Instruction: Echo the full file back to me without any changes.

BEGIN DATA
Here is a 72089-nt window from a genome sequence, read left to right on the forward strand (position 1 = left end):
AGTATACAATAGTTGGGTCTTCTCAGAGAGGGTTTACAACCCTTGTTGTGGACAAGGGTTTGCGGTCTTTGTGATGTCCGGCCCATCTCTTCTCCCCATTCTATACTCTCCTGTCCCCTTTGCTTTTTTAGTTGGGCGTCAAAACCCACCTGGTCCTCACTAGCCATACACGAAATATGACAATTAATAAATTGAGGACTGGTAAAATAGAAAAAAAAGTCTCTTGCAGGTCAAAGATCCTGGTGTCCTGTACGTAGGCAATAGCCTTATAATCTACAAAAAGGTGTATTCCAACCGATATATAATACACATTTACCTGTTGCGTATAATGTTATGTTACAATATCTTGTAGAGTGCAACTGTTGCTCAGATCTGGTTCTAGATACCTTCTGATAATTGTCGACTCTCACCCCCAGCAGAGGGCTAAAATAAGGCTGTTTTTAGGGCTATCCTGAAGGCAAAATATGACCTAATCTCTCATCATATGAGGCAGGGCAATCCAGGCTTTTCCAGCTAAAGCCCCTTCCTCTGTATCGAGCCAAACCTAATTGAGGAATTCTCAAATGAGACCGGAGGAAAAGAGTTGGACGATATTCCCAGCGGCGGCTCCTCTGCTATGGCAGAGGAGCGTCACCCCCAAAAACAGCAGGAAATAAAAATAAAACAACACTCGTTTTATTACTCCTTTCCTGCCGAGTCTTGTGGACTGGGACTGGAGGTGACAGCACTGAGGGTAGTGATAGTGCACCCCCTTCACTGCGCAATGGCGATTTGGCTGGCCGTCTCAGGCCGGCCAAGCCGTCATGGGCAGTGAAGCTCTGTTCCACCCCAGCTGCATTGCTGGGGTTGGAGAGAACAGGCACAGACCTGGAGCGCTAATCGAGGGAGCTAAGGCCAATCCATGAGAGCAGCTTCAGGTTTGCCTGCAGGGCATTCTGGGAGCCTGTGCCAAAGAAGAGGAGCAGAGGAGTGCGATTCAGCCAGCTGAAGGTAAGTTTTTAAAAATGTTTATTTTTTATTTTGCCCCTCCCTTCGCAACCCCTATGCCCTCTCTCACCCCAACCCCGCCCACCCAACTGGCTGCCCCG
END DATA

Here is a 72089-nt window from a genome sequence, read left to right on the forward strand (position 1 = left end):
AGTATACAATAGTTGGGTCTTCTCAGAGAGGGTTTACAACCCTTGTTGTGGACAAGGGTTTGCGGTCTTTGTGATGTCCGGCCCATCTCTTCTCCCCATTCTATACTCTCCTGTCCCCTTTGCTTTTTTAGTTGGGCGTCAAAACCCACCTGGTCCTCACTAGCCATACACGAAATATGACAATTAATAAATTGAGGACTGGTAAAATAGAAAAAAAAGTCTCTTGCAGGTCAAAGATCCTGGTGTCCTGTACGTAGGCAATAGCCTTATAATCTACAAAAAGGTGTATTCCAACCGATATATAATACACATTTACCTGTTGCGTATAATGTTATGTTACAATATCTTGTAGAGTGCAACTGTTGCTCAGATCTGGTTCTAGATACCTTCTGATAATTGTCGACTCTCACCCCCAGCAGAGGGCTAAAATAAGGCTGTTTTTAGGGCTATCCTGAAGGCAAAATATGACCTAATCTCTCATCATATGAGGCAGGGCAATCCAGGCTTTTCCAGCTAAAGCCCCTTCCTCTGTATCGAGCCAAACCTAATTGAGGAATTCTCAAATGAGACCGGAGGAAAAGAGTTGGACGATATTCCCAGCGGCGGCTCCTCTGCTATGGCAGAGGAGCGTCACCCCCAAAAACAGCAGGAAATAAAAATAAAACAACACTCGTTTTATTACTCCTTTCCTGCCGAGTCTTGTGGACTGGGACTGGAGGTGACAGCACTGAGGGTAGTGATAGTGCACCCCCTTCACTGCGCAATGGCGATTTGGCTGGCCGTCTCAGGCCGGCCAAGCCGTCATGGGCAGTGAAGCTCTGTTCCACCCCAGCTGCATTGCTGGGGTTGGAGAGAACAGGCACAGACCTGGAGCGCTAATCGAGGGAGCTAAGGCCAATCCATGAGAGCAGCTTCAGGTTTGCCTGCAGGGCATTCTGGGAGCCTGTGCCAAAGAAGAGGAGCAGAGGAGTGCGATTCAGCCAGCTGAAGGTAAGTTTTTAAAAATGTTTATTTTTTATTTTGCCCCTCCCTTCGCAACCCCTATGCCCTCTCTCACCCCAACCCCGCCCACCCAACTGGCTGCCCCG